Longmont paves Front Range RNG road for others to follow
Northern Colorado Clean Cities recently interviewed CGRS and City of Longmont, Colorado, representatives about the ins and outs of constructing a system that converts biogas at a wastewater treatment plant to Renewable Natural Gas (RNG). The goal: provide useful information about the decision-making and construction processes so other jurisdictions can determine if a similar project is right for their facilities and their communities. The following article is based on the content of those interviews.
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Like any major capital improvement project, incorporating a renewable natural gas (RNG) system into your wastewater treatment plant (WWTP) operations takes research, planning and financial resources. It’s also critical to set sustainability goals and have a firm commitment to meeting them.
When the opportunity to build the Biogas Treatment and Renewable Natural Gas Fueling Station Project at the City of Longmont’s Wastewater Treatment Plant (WWTP) arose three years ago, officials had everything in place to start the process. It started with the City’s sustainability plan.
“Once we started thinking with a sustainable mindset, that helped frame how we made decisions and how we prioritized funding,” said John Gage, P.E., Public Works and Natural Resources Civil Engineer. “It started with considering sustainability in all facets of economic, environmental and social impacts to the community.”
From there, City officials looked at prioritizing long-term funding and spending, he said.
Gage oversaw the construction of the RNG project, which consists of a biogas cleaning system at the WWTP that converts biogas into RNG. The RNG is then piped to a new Waste Services facility on an adjacent property where it becomes Compressed Natural Gas (CNG) and is used to fuel the majority of the City’s Waste Services trucks.
City officials began looking at incorporating sustainable components into larger scale projects and budgeted a biogas project into a bond issue several years ago, he said.
Cory Kahler, CGRS Water/Wastewater Operations Manager and an expert in RNG/Compressed Natural Gas (CNG) systems, said like Longmont, many communities are setting sustainability goals and taking steps to meet them, such as replacing some of their petroleum or diesel-burning fleets with electric or CNG vehicles.
“It just makes sense that they take a gas that’s already being produced that they need to find something to do with and … not use as much diesel,” he said. “It’s a financial impact. The cost per gallon goes down pretty significantly when you start talking about not using diesel versus using RNG.”
With its system operating for more than six months now, Longmont is already realizing that impact, Kahler said.
Longmont city staff began researching biogas projects, visiting a number of sites, talking to other utilities, performing feasibility studies and then financial planning in 2016-17.
“The City of Grand Junction was very helpful,” Gage said. “They were the first closed-loop system, fueling trucks directly off of RNG.”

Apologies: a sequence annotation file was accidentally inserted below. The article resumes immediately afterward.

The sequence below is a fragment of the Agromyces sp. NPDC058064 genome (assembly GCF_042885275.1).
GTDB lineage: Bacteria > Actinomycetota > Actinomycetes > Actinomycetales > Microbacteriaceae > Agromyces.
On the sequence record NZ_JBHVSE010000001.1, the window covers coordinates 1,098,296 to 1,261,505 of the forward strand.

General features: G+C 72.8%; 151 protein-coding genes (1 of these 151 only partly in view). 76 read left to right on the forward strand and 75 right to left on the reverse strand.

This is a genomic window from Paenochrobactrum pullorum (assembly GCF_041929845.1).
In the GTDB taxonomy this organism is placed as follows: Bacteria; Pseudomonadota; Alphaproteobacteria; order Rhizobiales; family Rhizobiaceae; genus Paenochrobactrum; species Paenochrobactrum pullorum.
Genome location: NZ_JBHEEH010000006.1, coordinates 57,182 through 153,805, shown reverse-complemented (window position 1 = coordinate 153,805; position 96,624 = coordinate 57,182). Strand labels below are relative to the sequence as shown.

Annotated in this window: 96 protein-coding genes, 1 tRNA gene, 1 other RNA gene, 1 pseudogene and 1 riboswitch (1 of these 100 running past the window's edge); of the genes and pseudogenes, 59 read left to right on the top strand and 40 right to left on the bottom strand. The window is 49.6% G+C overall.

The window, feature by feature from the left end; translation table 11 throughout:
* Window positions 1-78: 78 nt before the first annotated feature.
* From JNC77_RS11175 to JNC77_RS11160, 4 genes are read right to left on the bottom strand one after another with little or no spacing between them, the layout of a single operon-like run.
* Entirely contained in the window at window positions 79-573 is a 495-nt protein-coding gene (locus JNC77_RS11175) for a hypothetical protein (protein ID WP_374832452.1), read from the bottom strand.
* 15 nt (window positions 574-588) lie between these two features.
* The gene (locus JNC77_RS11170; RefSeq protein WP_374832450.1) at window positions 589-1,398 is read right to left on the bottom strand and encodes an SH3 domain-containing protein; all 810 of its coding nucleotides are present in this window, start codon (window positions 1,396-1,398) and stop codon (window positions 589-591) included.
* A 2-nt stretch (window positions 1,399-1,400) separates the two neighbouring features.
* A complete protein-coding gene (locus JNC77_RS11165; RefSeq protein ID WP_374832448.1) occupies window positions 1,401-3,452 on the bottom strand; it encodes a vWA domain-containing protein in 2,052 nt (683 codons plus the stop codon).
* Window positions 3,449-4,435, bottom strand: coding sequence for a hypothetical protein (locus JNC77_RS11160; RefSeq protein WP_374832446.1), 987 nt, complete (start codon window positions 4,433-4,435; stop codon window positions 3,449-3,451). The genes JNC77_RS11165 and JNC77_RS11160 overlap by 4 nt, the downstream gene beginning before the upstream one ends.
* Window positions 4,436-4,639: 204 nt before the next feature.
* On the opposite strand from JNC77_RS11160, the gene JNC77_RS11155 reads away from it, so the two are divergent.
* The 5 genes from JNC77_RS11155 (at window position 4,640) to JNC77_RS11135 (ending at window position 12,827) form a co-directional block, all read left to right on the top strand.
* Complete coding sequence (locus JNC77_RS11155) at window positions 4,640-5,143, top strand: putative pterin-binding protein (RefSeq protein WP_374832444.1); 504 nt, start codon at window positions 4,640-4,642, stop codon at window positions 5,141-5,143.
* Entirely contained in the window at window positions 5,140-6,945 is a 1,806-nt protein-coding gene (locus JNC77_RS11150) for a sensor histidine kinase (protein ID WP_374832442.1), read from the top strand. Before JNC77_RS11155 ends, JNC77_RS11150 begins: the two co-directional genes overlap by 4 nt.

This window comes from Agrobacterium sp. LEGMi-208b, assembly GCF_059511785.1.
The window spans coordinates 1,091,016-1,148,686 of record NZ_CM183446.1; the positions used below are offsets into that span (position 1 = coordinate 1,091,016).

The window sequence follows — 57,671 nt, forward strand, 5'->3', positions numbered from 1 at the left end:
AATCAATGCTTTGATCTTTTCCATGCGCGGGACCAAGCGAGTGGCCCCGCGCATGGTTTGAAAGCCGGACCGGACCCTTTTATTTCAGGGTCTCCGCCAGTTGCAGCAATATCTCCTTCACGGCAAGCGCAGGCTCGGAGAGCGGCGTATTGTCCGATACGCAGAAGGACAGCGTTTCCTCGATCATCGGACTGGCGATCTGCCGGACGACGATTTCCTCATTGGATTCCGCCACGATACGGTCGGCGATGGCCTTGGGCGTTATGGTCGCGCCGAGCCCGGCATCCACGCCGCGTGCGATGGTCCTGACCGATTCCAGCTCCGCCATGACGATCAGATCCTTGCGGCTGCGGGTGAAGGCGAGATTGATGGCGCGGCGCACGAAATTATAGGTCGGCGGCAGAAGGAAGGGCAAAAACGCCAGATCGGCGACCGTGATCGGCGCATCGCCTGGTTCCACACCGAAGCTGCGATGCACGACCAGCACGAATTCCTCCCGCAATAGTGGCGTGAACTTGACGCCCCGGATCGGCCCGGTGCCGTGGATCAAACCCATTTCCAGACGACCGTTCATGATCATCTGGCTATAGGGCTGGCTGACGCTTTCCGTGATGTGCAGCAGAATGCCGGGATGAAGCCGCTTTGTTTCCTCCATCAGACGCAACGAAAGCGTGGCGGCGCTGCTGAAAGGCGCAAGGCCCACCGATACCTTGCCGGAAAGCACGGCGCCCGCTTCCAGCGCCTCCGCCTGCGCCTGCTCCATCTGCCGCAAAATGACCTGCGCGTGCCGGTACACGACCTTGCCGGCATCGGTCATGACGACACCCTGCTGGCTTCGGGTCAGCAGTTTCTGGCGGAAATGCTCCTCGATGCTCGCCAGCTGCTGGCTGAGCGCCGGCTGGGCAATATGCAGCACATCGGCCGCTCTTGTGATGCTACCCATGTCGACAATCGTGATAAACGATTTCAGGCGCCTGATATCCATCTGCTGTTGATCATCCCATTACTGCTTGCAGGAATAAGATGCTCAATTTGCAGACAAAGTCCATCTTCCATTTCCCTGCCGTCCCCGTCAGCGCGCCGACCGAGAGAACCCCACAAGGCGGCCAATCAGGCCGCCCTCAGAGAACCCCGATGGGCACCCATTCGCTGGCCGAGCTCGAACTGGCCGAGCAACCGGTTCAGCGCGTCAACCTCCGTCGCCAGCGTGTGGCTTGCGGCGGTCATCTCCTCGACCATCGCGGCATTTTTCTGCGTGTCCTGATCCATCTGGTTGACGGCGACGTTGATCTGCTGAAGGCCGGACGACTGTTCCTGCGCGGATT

Kahler concurred that communicating with other jurisdictions that have completed successful RNG projects, including the cities of Grand Junction, Longmont and Boulder, and South Platte Valley Renew (formerly South Platte Water Renewal Partners), helps with making a decision.
“Reach out and talk to them, find out what the process has been like, what their experience has been like,” for accurate information and steps, he said. “We can only get better as we go and I think if you utilize someone who has gone through something like this, it will help tremendously. …
“I know that they’re all very proud of their systems. … They love to talk about them, they love to give advice on how to move forward with them.”
The design and construction of Longmont’s project began in 2018 and lasted into 2020, with commission and start-up in the spring. Other biogas projects often have shorter timelines from start to finish, Gage noted.
Kahler said in the course of planning its RNG project, Longmont officials determined that the trucks they were going to use in Waste Services could use most of the RNG. Their long-term goal was to add more trucks to their fleets that could use all of that gas instead of flaring it off.
“They store a significant amount of natural gas on-site in high-pressure vessels and then when they fuel their trucks, it comes out of those high-pressure vessels,” he said.
Before the completion of its biogas project, the City of Longmont’s WTTP did what most do: flared off the majority of the biogas that anaerobic digestion creates, using only a small portion of the gas to heat the digestion process, Gage said. WWTPs with anaerobic digesters flaring off their biogas are candidates for a RNG system.
Kahler noted that if the WWTP does not have an anaerobic digester that captures the methane gas, adding one onto an existing plant requires “a lot of construction. It’s an upgrade for a WWTP to do anaerobic digestion.”
If it already has an anaerobic digester, Gage said, “the first step would be to sample that biogas and send it out for analysis, making sure that it falls within the general standard of anaerobic digestion biogas statistics: 60% methane, 40% CO2 type of gas with some other trace contaminates. And if you’re there, the other thing is your flow rate: how much biogas are you really producing? That (data) can inform you on what solutions might be available to you.”
A smaller WWTP may not have sufficient inflow to produce enough gas to justify the cost of a biogas system and may not be the best candidate for a biogas system compared with a larger WWTP, Kahler said.